The latest competition at Changemakers is entitled Young Men at Risk. At the ESR Conference John Hatch brought up this issue in the context of his microcredit experience multiple times. FINCA finds that their clients' strategy for escaping poverty is to see that their kids get an education. Now those children of microcredit borrowers are graduating from high school but there are no jobs in their local communities. John Hatch sees disaster written all over if these young people cannot be channeled into productive employment. He therefore sees the children of microcredit borrowers as ideal candidates to be microfranchise operators. I liked his recommendation that the mother co-sign on the contract to become a microfranchisee.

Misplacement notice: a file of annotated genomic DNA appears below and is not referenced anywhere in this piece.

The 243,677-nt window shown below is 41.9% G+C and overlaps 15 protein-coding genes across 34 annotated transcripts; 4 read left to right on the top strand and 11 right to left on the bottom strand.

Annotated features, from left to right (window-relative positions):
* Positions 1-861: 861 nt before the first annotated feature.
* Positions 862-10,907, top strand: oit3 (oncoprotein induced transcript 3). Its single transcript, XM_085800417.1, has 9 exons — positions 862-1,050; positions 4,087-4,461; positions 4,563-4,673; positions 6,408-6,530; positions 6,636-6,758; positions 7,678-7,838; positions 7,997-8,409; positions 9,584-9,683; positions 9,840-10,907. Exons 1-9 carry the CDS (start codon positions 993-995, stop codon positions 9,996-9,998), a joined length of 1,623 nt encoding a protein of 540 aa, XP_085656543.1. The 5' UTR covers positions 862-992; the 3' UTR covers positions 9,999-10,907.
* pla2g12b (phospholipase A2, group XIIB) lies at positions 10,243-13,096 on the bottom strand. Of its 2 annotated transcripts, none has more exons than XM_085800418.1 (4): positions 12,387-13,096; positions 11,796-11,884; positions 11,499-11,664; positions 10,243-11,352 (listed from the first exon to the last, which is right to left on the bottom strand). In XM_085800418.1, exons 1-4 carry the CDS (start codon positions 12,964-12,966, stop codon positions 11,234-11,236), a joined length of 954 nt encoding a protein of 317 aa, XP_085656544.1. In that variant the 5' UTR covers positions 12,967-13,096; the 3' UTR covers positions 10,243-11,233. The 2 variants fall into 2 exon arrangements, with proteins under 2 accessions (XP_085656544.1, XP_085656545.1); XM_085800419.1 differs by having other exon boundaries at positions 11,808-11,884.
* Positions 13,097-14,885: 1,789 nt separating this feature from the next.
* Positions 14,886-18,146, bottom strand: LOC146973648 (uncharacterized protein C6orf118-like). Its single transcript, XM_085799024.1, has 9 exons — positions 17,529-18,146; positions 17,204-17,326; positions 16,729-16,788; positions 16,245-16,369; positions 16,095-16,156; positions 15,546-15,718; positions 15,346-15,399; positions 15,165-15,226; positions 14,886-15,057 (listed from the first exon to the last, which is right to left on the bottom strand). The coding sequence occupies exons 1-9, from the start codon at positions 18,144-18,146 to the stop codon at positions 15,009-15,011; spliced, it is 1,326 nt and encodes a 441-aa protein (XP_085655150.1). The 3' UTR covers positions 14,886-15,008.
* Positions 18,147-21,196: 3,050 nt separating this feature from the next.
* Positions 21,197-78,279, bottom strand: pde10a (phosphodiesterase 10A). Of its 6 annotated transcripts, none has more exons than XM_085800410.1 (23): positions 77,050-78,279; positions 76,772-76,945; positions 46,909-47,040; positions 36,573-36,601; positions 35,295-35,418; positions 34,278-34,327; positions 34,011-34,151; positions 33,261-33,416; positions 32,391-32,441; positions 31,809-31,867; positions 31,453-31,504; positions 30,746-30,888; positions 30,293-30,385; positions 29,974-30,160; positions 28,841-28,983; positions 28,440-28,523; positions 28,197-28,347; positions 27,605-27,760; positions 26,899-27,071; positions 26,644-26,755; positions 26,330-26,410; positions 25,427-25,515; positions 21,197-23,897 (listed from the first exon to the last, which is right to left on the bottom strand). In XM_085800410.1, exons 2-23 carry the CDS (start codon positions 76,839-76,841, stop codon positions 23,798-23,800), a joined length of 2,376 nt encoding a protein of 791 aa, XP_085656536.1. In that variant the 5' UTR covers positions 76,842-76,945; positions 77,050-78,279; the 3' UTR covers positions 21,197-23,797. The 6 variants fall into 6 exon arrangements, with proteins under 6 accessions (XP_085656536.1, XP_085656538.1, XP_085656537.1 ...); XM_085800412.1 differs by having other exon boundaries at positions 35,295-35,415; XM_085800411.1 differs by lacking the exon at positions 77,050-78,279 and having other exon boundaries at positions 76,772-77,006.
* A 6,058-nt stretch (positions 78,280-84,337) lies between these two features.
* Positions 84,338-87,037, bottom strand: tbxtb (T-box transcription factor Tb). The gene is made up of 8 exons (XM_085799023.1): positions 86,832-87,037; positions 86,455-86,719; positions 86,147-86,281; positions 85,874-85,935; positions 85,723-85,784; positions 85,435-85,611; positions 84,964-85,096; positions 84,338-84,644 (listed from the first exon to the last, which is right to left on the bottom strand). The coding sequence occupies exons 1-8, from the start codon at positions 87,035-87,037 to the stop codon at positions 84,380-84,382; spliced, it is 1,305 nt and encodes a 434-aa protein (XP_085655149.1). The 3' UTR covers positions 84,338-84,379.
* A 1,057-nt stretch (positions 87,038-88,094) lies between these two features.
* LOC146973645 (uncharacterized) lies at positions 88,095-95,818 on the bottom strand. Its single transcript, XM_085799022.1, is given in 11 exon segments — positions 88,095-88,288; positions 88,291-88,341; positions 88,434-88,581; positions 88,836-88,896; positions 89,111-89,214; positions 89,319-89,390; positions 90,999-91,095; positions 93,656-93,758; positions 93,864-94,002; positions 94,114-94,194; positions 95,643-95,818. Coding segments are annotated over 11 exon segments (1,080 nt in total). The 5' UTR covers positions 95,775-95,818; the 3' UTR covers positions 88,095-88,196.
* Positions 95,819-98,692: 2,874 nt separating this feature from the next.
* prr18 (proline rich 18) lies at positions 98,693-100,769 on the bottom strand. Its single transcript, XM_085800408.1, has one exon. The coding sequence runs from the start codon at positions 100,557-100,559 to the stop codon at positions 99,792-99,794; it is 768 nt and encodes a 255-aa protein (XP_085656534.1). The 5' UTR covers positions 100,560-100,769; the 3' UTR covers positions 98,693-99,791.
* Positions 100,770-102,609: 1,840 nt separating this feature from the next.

It is hard to argue against him. My field experience indicated that the typical microcredit borrower is not a good candidate to operate a franchised unit. A large part of it has to do with simple life-cycles: the typical microcredit borrower is a bit older, they have little desire or confidence to change businesses, or to start something from scratch. They are often illiterate and have no experience keeping business records. The children of microcredit borrowers on the other hand are better educated than their predecessors, they can read and write, are anxious for employment, and have the vitality and youthful optimism and drive to start a new business.
Young Men at Risk --- An army of microfranchisees